Although Oculus has made several claims that it wants to increase exposure to virtual reality hardware, some questioned that when it began removing installations from big box stores. While its competition criticized such a move, Oculus appears to have merely changed its tack and is now driving virtual reality experiences in learning centers like libraries instead.
This move puts high-end virtual reality hardware in the hands of people who may not have access to it due to its prohibitive costs and technical knowledge. Oculus describes the move as helping to “level the playing field” of accessibility to the fledgling technology, thereby making it possible for everyone to have equal opportunity to make use of it.
Introducing Rifts to libraries will not only allow people to try out virtual reality for the first time but give them access to virtual reality educational experiences that can impart wisdom and knowledge in entirely new ways. To that end, Oculus is also conducting a number of research projects to augment learning through virtual reality.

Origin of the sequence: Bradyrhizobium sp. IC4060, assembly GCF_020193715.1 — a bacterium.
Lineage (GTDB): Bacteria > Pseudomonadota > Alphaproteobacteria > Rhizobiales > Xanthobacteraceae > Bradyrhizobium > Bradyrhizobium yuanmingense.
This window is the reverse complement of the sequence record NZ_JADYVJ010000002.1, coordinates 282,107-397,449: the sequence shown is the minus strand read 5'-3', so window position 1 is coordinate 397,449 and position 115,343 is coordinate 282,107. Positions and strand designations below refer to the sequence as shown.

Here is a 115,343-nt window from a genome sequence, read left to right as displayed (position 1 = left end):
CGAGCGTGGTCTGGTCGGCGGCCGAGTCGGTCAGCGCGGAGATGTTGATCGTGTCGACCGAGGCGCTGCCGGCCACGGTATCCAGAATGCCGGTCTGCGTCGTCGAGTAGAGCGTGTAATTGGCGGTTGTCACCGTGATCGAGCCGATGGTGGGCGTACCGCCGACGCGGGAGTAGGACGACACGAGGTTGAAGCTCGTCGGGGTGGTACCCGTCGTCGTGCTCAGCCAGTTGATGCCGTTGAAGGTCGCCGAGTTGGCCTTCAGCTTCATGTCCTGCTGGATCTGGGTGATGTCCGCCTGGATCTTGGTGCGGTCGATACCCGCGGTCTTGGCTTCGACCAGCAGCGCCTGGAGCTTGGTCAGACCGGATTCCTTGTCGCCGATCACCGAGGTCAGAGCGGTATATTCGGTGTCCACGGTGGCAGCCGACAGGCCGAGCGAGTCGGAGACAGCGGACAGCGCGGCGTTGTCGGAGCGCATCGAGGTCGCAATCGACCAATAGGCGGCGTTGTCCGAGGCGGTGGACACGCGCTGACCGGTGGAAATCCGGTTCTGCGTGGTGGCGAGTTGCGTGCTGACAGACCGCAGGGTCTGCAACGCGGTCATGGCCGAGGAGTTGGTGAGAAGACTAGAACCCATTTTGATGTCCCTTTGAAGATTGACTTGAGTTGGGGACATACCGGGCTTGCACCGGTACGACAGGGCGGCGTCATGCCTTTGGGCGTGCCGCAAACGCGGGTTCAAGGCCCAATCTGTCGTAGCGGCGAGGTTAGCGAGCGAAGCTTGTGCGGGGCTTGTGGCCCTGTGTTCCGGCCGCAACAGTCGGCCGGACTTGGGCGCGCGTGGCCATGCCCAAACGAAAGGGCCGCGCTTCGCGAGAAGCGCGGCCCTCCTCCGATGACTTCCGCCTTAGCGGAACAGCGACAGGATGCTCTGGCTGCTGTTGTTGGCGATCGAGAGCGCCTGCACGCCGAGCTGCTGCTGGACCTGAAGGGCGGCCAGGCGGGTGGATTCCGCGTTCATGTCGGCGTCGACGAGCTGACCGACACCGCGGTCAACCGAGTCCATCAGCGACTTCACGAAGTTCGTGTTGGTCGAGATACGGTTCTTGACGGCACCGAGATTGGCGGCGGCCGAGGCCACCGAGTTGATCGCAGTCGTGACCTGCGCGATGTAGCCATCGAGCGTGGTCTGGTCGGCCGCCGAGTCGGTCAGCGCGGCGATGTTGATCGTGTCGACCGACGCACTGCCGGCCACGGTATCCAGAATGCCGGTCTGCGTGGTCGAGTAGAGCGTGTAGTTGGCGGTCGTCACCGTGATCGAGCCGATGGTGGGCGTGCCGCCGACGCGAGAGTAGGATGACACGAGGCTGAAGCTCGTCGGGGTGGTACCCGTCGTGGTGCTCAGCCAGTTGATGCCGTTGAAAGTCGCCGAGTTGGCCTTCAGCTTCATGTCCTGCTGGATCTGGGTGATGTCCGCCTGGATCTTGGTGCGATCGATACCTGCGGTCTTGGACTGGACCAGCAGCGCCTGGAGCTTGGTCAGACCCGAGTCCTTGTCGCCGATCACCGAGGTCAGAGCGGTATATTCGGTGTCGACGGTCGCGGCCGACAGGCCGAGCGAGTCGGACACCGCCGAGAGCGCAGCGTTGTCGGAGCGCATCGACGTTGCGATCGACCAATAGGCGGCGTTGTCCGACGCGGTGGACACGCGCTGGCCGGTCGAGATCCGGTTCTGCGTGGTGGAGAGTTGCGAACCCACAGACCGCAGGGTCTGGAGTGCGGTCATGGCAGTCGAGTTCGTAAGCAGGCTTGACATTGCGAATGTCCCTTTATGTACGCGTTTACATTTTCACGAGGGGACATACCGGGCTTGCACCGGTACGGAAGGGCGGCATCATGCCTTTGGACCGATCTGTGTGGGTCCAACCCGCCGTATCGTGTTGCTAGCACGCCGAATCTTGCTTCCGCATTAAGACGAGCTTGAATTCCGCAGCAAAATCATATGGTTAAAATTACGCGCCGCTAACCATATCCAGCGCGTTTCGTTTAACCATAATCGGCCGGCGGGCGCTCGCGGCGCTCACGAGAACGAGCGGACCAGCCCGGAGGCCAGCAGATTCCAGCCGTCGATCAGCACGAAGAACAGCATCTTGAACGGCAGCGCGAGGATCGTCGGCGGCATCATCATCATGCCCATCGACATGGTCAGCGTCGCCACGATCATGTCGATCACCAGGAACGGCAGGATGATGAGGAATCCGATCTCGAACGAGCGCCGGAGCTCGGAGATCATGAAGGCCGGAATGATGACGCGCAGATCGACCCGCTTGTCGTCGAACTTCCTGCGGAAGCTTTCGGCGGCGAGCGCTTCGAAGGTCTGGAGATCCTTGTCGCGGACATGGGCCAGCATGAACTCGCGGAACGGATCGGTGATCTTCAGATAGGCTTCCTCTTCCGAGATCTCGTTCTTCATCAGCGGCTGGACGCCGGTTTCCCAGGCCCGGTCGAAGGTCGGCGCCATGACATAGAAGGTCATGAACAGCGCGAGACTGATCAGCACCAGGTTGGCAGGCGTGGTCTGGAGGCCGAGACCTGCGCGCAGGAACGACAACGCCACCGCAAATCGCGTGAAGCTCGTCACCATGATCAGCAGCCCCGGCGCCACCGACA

VR and 360 degree video have already been used to expose users to new environments and new perspectives of people all over the world. In one instance it was used to offer United Nations regulators a chance to see up-close and personal views of Syrian refugee camps before they legislated potential changes to them.
Along with the benefits of actually using the virtual reality headset and Touch controllers at the libraries, coordinators hope it will draw people in to some of the other services available there.
“It’s not your grandmother’s library,” quipped Etienne Douglas, technology coordinator at Marin City Library, in the promo video.
If you live in California and would like to find your nearest Oculus Rift equipped library, you can find a detailed map of participating locations here. While the program roll out has begun, Oculus has confirmed that it will continue throughout June and July, so if your local participating library hasn’t received their hardware yet, keep checking — it won’t be long.
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